The state health and family welfare department in Karnataka is embarking on a recruitment drive to fill almost a thousand vacant specialist doctor positions in the state.
Karnataka has just one doctor for every 13,556 people, versus the national average of one doctor for 10,926 people and World Health Organization recommendations of one for every thousand people. Of specialist position, there is a significant number of open positions in the government-run health infrastructure.
At present, government-run hospitals and health centres have 812 vacant specialist positions, in addition to 122 specialist positions under the National Health Mission which are vacant. “KPSC [Karnataka Public Service Commission, responsible for filling posts], as per norms, maintains a standby list of selected candidates — a maximum of 25 percent of all applicants,” explained an official. “Those in the additional list are often called in as very few of those selected in the first list take up the job. When the department recruits directly, all eligible applicants will be in the additional list and may get the work order when vacancies arise. In that case, we will not have [a] shortage of specialists.”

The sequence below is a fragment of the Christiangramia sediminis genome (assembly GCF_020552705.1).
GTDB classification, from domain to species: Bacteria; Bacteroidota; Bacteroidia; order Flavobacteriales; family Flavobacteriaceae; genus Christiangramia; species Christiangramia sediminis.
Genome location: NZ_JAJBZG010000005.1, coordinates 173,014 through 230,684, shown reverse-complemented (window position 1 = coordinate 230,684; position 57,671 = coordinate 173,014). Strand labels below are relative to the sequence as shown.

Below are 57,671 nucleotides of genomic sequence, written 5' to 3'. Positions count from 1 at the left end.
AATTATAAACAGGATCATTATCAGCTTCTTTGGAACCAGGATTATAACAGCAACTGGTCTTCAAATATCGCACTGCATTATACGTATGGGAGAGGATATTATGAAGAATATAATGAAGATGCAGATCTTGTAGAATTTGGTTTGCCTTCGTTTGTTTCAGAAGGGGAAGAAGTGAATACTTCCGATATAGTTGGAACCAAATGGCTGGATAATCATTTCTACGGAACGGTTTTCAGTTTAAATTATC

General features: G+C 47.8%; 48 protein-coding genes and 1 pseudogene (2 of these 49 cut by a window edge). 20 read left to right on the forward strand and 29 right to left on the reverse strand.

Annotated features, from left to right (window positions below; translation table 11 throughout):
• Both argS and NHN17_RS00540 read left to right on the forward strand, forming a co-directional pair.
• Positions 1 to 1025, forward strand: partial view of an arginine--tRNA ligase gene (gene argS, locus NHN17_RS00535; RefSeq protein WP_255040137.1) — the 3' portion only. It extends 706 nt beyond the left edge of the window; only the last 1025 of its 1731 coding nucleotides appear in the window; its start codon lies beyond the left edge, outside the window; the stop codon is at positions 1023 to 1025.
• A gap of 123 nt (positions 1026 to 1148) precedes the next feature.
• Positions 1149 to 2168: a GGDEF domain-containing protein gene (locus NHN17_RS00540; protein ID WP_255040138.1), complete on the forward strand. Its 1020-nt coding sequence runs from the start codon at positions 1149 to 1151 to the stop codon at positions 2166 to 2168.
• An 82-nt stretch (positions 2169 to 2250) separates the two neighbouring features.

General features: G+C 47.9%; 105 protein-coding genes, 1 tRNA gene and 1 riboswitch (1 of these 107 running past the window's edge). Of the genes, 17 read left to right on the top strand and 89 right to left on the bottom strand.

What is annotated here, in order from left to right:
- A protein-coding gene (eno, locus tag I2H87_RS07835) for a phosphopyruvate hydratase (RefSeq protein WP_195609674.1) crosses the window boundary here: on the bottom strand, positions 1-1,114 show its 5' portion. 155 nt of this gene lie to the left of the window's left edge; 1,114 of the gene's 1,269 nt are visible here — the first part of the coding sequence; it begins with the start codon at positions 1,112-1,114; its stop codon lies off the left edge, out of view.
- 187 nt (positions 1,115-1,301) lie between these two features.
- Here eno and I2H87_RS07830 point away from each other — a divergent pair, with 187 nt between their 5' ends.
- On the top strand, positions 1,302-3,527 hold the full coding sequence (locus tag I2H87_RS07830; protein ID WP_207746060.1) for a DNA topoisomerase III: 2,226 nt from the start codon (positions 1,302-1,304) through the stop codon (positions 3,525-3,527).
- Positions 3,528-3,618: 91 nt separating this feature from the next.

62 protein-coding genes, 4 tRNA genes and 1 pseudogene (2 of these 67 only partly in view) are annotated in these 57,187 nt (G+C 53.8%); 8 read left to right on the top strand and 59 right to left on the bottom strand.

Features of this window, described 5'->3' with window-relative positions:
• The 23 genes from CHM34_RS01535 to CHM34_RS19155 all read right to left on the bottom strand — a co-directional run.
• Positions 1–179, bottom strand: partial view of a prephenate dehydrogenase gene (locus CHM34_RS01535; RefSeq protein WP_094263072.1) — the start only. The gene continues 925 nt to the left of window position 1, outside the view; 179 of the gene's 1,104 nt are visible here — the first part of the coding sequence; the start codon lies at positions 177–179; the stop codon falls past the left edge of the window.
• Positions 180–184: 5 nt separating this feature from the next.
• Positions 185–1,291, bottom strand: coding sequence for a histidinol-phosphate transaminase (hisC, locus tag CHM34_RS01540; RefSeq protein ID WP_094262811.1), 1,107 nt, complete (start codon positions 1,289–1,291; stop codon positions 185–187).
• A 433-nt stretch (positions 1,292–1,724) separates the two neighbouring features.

As an example, just 42 of 59 candidates recruited in 2019 turned up to the job. The year before, 223 candidates out of 382 recruited did not turn up to work. The pay gap between publicly and privately employed specialist doctors is believed to be a driving factor: salaries begin at Rs 73,000 for those publicly employed, compared to Rs 2 lakh and Rs 8 lakh for those in private employ.
“KPSC recruitment takes over two years, hence we are seeking the government’s permission to recruit specialists directly,” said the official.
Shortage of specialist doctors is a national issue. Across the nation’s community health centres and primary health centres, there is an 82 percent shortfall of specialist doctors. The deficit covers disciplines including cardiology,gynaecology,oncology,mental healthcare, and surgery. The effects of these shortages manifest in reality in grim ways. As just one example, during Diwali last year, the absence of one anesthetist for four days plunged the hospital where she worked into chaos. For many, accessing the treatment they need is hindered, especially in rural areas where doctor shortages are most pronounced.